The aim of entrepreneurship is to increase productivity and offer society a new value. According to a 2014 World Bank report, the problem with Latin America’s economy isn’t a lack of businesses; it’s lack of innovation. The document makes a point of the fact that new companies enter the Latin American economy in greater numbers than in other regions of the world yet produce fewer patents and invest less in research and development (R&D), which are the indicators of innovation and hence of greater productivity.
Enterprises need financial services, among the best known of which are micro-financing institutions, whose main aim is to provide seed funding to entrepreneurs so they can start up new businesses. The goal of the “business incubation program” in which I worked is to finance ventures and recuperate its seed funding with interest from the loan.

If the importance of an enterprise isn’t the business itself but rather its productivity, some authors argue that job creation is a better way to increase it, because if productivity doesn’t increase then poverty won’t decrease. This doesn’t mean it’s useless to promote business undertakings. When women in particular start a business it contributes to their empowerment and social welfare by improving their families’ lives.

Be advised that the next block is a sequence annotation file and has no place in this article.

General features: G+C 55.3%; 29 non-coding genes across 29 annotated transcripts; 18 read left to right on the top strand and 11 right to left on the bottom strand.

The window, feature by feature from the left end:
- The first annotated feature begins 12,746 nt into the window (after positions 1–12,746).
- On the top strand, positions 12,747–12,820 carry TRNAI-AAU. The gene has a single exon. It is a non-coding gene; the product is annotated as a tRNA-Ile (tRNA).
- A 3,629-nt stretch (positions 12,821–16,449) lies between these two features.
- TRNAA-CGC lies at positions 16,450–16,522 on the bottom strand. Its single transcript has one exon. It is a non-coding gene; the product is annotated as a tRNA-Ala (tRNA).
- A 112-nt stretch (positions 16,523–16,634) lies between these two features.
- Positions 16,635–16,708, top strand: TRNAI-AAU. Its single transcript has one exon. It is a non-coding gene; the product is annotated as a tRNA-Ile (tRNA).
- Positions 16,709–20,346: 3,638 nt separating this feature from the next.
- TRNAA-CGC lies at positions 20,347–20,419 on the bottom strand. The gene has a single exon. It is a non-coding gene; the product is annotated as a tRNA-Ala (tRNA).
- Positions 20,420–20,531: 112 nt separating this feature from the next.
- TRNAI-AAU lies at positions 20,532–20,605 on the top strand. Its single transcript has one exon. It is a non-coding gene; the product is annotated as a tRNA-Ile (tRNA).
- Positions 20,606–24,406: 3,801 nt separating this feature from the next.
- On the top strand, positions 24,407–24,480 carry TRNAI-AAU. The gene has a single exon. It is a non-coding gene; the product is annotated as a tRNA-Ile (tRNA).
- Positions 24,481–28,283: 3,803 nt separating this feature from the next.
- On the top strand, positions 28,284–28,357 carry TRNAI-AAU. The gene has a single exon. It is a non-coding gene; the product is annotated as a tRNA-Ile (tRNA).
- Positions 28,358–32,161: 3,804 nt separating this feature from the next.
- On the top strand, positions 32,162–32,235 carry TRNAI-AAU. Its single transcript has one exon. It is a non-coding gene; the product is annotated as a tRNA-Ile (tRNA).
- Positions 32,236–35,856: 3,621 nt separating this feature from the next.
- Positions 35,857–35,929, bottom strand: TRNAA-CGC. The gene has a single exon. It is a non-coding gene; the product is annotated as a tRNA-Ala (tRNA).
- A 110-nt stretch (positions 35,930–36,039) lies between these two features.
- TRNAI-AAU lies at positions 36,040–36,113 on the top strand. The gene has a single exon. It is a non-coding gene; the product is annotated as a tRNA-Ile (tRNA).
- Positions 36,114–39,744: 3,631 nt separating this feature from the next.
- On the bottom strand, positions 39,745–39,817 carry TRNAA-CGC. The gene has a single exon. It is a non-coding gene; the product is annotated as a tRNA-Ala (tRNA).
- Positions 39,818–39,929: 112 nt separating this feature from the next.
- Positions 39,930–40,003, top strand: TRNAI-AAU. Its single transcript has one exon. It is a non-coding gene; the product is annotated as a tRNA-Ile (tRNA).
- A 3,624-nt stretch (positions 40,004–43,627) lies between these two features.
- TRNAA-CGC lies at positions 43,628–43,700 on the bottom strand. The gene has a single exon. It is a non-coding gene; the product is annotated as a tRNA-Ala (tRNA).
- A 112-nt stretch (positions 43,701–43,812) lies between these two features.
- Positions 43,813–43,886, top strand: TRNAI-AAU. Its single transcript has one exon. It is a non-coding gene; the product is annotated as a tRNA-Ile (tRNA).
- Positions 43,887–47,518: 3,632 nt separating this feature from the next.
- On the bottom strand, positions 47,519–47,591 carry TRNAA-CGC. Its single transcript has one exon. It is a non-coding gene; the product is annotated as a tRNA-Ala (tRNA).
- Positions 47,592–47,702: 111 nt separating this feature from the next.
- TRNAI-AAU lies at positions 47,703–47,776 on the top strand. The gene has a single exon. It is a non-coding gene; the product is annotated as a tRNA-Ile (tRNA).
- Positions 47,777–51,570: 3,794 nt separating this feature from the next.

Those without jobs tend to waste their time doing nothing. This is a social loss. When many people are unemployed the country loses a lot of development opportunities. One solution is to promote enterprises for the purpose of empowering people and motivating them to improve their lives. The premise behind this idea is that those who have jobs are often exploited by their bosses. In rural areas those who don’t have land work for those who do, and not always under fair conditions, while those who have land tend to work more efficiently and with more motivation.


While all this is generally true, not everyone is an entrepreneur. When I interviewed some unemployed women in a community of León, one of them told me: “You’re from Japan, right? Well, what I want is for a Japanese company to come here and give me a job.” She didn’t say “I want them to fund me to start a business.” They’d rather have a job than micro-financing.

Not everyone is an entrepreneur or wants to become one. Some prefer to work for someone else. This depends on personality. If we accept that this is true we can develop the skills of those who want to be entrepreneurs and publicize that there’s seed funding to start up a business, but I don’t think we should get people excited about the idea that being entrepreneurs will automatically make them successful, because it could just result in them becoming over-indebted. Micro-financing works well if those who receive the loan have enough motivation and ability to manage their businesses. If not, over-indebtedness will only worsen their situation. We’ve already seen that in Nicaragua people think more about today than the future and this way of thinking promotes an overly optimistic image of how the debts will be paid off. We also already know that over-indebtedness isn’t negative only for the clients, but also for the financiers and the country’s economy.